Gov. Andy Beshear told law enforcement agencies to consider taking lawful action if citizens confirmed with COVID-19 refuse quarantine, according to Mayfield’s Police chief.
One week ago, as reported by CNN, a 53-year-old man in Nelson County, Kentucky refused to self-quarantine after being confirmed to have COVID-19.
After the Emergency Operations Center meeting Friday, MPD Chief Nathan Kent said, in that instance, the Nelson County Sheriff’s office consulted with their county attorney on what courses of action could be taken.
The Nelson County district judge wrote a court order for that individual to be quarantined in his own home. The Nelson County Sheriff’s Office then posted deputies outside the man’s house to enforce the court order before the patient complied in the end.
Kent pointed out that this was not a criminal charge, but a court order.
“Ultimately, incarceration could be an option, but obviously it would be adverse to public health to introduce a patient known to have the virus into the jail,” he said. “I anticipate that we would follow the Nelson County pattern should we be faced with similar circumstances.”
There are still no confirmed cases in Graves County, as of Friday.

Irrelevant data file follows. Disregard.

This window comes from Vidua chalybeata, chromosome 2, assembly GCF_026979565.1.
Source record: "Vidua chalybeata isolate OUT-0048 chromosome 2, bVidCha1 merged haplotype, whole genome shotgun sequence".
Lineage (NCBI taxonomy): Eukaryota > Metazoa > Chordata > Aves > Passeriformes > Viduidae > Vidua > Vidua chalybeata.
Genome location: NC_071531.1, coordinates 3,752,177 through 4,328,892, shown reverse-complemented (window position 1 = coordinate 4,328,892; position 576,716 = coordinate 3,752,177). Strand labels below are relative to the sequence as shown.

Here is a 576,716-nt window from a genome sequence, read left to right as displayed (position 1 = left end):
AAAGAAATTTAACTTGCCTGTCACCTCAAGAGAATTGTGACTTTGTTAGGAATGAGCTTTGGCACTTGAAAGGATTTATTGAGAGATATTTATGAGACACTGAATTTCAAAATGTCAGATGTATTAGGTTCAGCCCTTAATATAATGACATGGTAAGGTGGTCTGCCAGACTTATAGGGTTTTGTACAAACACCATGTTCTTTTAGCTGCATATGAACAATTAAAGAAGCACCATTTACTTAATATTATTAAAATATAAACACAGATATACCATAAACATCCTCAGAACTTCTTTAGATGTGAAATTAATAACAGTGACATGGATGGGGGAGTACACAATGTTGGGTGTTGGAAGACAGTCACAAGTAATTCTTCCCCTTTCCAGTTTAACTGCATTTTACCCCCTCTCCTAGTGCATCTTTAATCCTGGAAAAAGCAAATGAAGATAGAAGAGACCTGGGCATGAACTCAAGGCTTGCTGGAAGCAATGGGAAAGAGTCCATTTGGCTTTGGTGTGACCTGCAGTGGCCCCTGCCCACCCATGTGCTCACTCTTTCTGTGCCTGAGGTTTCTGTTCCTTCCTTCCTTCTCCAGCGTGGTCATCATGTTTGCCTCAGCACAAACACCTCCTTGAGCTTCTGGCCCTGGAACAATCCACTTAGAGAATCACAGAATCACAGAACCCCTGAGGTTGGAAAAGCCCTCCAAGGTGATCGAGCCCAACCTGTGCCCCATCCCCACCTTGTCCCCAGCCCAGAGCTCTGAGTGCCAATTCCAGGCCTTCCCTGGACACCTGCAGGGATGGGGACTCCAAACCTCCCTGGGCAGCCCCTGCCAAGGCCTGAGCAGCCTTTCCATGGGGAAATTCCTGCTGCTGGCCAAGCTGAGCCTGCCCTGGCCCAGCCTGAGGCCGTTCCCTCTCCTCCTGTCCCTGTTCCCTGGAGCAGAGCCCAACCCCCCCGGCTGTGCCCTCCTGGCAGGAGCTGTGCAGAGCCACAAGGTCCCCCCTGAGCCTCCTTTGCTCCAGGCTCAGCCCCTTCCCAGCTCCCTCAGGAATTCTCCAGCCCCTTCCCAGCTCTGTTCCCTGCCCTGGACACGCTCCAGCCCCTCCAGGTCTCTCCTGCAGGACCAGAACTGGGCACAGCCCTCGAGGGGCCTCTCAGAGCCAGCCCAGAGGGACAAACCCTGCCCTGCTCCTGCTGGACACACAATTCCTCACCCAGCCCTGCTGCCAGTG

During the EOC meeting, Graves County Judge-Executive Jesse Perry said that restrictions have been completely lifted at local food pantries and Need Line for those who need food.
Before, there were certain criteria that had to be met to receive food from either institution; however, within the past few days those restrictions had been lifted. Now there is only one form that needs to be filled out and it is to affirm that the food has gone out to the requester.
Anyone can order food if they need it, which can be delivered to homes or picked up at the pantry itself.
Local residents only need to call in and place the order.
Perry said that the pantries did express concerns over people trying to horde and taking more than they need. However, he said the pantries told him that if they see such behavior becoming a habit that they would decide what steps to take then.
He said it currently isn’t an issue and none have done it so far.
Perry added that having the restrictions lifted was a great boost for those in need in Graves County during the current COVID-19 pandemic.
“It’s been a blessing,” he said.
Also at the EOC meeting, Emergency Management Director Tracy Warner said West Kentucky Community and Technical College is using its 3D printer to make face shields for Graves County. No exact amount or timeline was given for when they would be ready.